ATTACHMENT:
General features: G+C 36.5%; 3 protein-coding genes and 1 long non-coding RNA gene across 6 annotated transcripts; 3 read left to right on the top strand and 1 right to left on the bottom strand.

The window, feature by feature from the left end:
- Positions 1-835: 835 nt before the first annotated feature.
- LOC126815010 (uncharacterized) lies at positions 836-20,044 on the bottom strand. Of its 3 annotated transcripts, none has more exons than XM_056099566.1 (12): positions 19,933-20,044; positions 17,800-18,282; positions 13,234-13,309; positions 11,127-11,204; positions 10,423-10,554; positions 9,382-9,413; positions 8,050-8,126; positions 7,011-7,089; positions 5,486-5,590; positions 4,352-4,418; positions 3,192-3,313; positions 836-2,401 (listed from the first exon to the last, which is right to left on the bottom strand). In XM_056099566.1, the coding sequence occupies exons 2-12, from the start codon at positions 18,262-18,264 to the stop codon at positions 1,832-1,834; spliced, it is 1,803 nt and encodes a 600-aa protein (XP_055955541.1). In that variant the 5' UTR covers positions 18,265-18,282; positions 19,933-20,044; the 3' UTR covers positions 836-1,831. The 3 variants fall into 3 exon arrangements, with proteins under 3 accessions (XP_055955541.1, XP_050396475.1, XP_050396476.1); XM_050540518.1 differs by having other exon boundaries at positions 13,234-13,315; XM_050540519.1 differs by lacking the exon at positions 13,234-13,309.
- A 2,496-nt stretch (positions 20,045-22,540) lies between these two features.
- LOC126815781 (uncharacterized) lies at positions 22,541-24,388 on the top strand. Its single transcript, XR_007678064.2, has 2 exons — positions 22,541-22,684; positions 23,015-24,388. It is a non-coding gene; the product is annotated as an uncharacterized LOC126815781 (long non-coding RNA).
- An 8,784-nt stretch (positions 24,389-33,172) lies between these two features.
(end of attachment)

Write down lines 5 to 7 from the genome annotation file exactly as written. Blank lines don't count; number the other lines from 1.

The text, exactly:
- A 2,496-nt stretch (positions 20,045-22,540) lies between these two features.
- LOC126815781 (uncharacterized) lies at positions 22,541-24,388 on the top strand. Its single transcript, XR_007678064.2, has 2 exons — positions 22,541-22,684; positions 23,015-24,388. It is a non-coding gene; the product is annotated as an uncharacterized LOC126815781 (long non-coding RNA).
- An 8,784-nt stretch (positions 24,389-33,172) lies between these two features.